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Jokowi calls on fintechs to adopt cybersecurity policies

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Indonesian President Jokowi said fintech services providers should remain wary of certain security risks. PRESIDENTIAL SECRETARIAT/THE JAKARTA POST

Jokowi calls on fintechs to adopt cybersecurity policies

Indonesian President Joko “Jokowi” Widodo has called on financial technology (fintech) companies to practice good governance and accountability to mitigate the risks that come with rapid technological developments in the financial sector.

In his pre-recorded remarks to open the Indonesia Fintech Summit 2020 on November 11, Jokowi said fintech services providers should remain wary of certain security risks such as cybercrime, misinformation, transactional errors and data misuse that could harm the quality of their services.

“Fintech players should implement good governance and accountability to mitigate those risks,” the president said, particularly as the non-bank sector was not regulated as strictly as the banking sector.

“This way, [fintechs] can provide secure services to customers and make great contributions to micro, small and medium enterprises [MSMEs] as well as the national economy,” he said.

According to an earlier report from the National Cyber and Encryption Agency (BSSN), Indonesia saw more than 88 million cyberattacks during the first four months of this year, with March recording the highest daily average in cyberattacks.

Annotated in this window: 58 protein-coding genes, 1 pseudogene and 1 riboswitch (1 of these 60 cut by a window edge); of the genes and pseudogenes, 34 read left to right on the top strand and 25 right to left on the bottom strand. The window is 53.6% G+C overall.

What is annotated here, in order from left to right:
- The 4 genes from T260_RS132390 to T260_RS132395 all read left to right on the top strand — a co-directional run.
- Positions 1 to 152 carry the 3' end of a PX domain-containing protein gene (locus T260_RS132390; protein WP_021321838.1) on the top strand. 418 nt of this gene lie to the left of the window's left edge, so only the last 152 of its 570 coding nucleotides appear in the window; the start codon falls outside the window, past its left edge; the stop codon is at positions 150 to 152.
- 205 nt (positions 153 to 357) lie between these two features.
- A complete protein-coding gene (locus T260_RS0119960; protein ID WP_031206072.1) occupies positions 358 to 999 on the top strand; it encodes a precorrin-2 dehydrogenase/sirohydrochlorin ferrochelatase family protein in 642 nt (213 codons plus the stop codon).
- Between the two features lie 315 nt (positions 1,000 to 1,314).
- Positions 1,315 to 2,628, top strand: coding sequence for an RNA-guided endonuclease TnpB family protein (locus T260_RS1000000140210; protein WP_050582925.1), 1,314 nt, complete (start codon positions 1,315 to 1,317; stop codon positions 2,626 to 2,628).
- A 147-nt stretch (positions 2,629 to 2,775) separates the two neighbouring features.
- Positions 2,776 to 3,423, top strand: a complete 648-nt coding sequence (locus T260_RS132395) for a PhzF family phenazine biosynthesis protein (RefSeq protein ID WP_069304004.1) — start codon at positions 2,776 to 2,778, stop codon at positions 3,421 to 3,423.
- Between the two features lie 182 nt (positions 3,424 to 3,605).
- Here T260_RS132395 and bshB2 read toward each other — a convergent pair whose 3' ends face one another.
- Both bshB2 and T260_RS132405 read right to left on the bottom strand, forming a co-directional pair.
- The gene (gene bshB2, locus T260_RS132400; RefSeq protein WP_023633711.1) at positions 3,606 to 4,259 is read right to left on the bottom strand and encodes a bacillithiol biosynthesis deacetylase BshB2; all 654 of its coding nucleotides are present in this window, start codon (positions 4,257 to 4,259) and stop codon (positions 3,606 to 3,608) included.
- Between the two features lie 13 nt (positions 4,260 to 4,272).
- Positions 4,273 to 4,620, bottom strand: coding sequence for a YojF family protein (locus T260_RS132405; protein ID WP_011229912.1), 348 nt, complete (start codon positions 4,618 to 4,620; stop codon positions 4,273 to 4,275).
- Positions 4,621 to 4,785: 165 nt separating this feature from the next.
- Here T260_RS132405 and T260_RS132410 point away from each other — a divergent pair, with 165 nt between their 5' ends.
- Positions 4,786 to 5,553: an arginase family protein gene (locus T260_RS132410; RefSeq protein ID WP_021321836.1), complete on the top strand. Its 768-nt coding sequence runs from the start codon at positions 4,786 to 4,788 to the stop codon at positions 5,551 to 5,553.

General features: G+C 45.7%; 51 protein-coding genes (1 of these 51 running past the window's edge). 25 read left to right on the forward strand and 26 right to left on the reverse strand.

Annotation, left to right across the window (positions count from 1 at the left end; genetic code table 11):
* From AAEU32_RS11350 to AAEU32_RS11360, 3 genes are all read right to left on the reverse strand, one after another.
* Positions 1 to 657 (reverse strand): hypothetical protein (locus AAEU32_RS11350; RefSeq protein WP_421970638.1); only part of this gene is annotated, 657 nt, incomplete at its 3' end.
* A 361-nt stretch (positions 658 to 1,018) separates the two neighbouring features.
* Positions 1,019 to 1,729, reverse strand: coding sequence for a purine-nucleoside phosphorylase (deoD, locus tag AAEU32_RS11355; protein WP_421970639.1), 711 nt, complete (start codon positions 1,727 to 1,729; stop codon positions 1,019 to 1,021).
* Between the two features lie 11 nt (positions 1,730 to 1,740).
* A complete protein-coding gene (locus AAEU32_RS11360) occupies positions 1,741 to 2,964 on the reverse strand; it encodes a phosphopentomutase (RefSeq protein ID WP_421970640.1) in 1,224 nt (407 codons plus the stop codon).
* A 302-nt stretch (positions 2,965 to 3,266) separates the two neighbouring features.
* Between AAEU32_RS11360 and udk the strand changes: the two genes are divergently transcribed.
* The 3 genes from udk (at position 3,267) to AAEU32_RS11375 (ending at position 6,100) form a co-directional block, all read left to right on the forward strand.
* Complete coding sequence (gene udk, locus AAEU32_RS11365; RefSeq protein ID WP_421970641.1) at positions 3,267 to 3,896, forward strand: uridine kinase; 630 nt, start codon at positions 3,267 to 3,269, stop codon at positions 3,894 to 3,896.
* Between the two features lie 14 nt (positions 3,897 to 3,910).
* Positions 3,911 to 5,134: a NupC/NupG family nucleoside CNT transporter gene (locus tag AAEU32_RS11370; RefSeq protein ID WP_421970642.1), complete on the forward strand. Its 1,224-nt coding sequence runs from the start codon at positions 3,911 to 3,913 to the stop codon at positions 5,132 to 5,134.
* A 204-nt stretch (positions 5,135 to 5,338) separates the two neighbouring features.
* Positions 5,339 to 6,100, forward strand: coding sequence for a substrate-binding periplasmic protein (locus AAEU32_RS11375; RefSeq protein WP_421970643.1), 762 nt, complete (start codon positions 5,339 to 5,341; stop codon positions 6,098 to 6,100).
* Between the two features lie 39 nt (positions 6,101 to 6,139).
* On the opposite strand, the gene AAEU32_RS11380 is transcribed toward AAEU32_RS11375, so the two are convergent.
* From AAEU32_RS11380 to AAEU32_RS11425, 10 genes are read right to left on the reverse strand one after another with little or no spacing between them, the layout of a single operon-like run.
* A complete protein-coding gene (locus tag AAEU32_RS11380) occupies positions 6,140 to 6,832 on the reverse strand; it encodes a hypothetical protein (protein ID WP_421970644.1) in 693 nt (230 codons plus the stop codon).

Several online marketplaces and fintech platforms experienced data breaches this year. Most recently on October 28, fintech aggregator Cermati.com was the victim of data theft that obtained the data of almost three million users that were sold online for $2,200. The data theft came to light on November 1, in a tweet posted by cybersecurity researcher and consultant Teguh Aprianto to his Twitter account, @secgron.

Cermati.com is the second fintech platform to experience a data breach this year, after the data of around 890,000 Kreditplus users was leaked in August. The Financial Services Authority (OJK) was pushing the House of Representatives to conclude its deliberation on the personal data and protection bill for preventing and solving such cases, chairman Wimboh Santoso said on November 11 at the summit.

Indonesia has no regulation in place that authorises law enforcement to bring criminal charges against perpetrators of data breaches, theft or misuse. The 2008 Electronic Transaction and Information Law only allows cyberattack victims to file for compensation for breach of their personal data. “The measure is not sufficient punishment, and we hope that the [data protection] bill can deter people from misusing customers’ personal data,” said Wimboh.

The Indonesia Fintech Association (Aftech) has long been pushing for the bill’s passage, with Aftech managing director Mercy Simorangkir saying last year that the bill was vital for moving the industry in a more responsible direction.

The government has pinned its hopes on fintech companies to help boost financial inclusion to its 2024 target of 90 per cent. Indonesia’s financial inclusion rate last year was 76 per cent, lower than the rate of other Southeast Asian countries like Singapore (98 per cent), Malaysia (85 per cent) and Thailand (82 per cent).



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